Updated:ORLANDO, Fla. —
In about seven weeks, SunRail passengers will begin boarding trains and riding through central Florida, but much of the track's views are anything but scenic.
Many of the areas around the track look pretty rough and the Florida Department of Transportation is working to improve the scenery.
Graffiti is something that SunRail officials hope passengers won't have to see when they're passing by, so crews are working to clean up the areas around the track, reaching out to partners for help.
Overgrown grass, graffiti and buildings that have seen better days are part of what SunRail passengers will get a look.
"For years, it has been a freight corridor and there are areas that look a little rough," said Steve Olson of FDOT.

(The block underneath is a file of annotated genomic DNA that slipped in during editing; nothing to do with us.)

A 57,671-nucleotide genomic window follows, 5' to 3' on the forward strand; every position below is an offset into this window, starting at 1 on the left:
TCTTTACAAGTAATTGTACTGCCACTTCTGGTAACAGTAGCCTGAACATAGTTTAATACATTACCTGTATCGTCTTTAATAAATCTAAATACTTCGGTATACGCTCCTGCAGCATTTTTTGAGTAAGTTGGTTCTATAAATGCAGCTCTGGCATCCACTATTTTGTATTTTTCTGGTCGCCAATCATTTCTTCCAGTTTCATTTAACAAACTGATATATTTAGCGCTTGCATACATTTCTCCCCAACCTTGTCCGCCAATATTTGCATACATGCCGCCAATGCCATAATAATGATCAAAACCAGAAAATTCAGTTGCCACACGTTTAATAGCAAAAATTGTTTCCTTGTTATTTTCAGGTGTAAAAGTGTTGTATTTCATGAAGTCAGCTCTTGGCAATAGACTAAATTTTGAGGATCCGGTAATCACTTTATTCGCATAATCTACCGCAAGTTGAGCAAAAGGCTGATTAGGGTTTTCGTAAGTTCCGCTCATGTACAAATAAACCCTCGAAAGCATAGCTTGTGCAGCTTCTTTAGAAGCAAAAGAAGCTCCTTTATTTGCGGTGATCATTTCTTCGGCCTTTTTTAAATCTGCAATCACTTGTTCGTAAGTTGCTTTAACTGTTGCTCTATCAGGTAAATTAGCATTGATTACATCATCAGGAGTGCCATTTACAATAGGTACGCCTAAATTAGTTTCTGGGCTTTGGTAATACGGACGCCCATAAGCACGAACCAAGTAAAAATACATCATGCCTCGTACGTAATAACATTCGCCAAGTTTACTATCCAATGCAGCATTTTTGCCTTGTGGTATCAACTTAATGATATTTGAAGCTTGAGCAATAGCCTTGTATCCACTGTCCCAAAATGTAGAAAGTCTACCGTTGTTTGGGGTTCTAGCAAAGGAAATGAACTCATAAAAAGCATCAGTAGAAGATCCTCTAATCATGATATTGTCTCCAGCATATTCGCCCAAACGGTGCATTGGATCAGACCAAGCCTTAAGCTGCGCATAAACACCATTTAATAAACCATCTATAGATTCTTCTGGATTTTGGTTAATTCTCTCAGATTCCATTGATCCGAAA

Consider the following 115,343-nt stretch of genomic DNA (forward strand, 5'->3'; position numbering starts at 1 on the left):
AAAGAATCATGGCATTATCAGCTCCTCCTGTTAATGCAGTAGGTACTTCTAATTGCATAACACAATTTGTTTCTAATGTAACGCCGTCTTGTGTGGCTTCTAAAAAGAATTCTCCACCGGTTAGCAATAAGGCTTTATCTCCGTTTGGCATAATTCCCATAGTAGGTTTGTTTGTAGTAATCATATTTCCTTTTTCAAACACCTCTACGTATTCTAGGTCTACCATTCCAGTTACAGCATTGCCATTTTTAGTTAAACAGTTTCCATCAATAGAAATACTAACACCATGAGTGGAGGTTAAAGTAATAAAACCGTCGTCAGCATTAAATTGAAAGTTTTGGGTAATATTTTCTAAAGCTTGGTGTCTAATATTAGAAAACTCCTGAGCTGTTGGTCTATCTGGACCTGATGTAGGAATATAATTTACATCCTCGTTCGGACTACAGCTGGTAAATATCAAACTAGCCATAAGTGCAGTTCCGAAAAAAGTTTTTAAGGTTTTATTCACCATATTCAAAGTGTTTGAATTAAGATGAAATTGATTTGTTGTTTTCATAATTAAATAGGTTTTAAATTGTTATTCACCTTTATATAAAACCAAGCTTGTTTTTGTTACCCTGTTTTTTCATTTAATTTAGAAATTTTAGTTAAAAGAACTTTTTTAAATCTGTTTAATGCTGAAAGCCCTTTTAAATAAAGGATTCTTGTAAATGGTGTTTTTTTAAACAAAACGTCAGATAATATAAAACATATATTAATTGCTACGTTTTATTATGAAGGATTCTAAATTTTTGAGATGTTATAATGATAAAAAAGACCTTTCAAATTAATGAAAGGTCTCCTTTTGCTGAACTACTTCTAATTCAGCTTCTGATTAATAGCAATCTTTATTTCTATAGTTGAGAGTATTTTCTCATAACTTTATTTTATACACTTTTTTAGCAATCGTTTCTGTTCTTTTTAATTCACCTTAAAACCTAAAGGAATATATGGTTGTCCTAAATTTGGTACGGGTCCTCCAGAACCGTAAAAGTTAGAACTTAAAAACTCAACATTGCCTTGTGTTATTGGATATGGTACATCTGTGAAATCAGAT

FDOT wants to make these areas more attractive, so cres have begun cleaning up the tracks and right of way.
But for the areas the state doesn’t own, FDOT is asking code enforcement in Volusia, Seminole and Orange counties to help with the improvement efforts.
Terrance Lasck works at Ski World, one of the business along the track. He said they make sure they keep the front looking nice, but the back is another story because vandals frequently tag the walls with graffiti.
"Once we cover it up, cover the graffiti with new paint, they come back and do it again," he said.
Lasck said he understands what SunRail is trying to do but doesn't think businesses should have to pay for it.
"I don't see where a business should be forced to beatify what the SunRail is trying to make attractive," he said.
Officials admit it's a process, but they're hoping by the time the train is officially launched in May, the eyesores will be gone.
An Orlando spokesperson told Channel 9 code enforcement has already inspected and notified property owners of any possible code issues.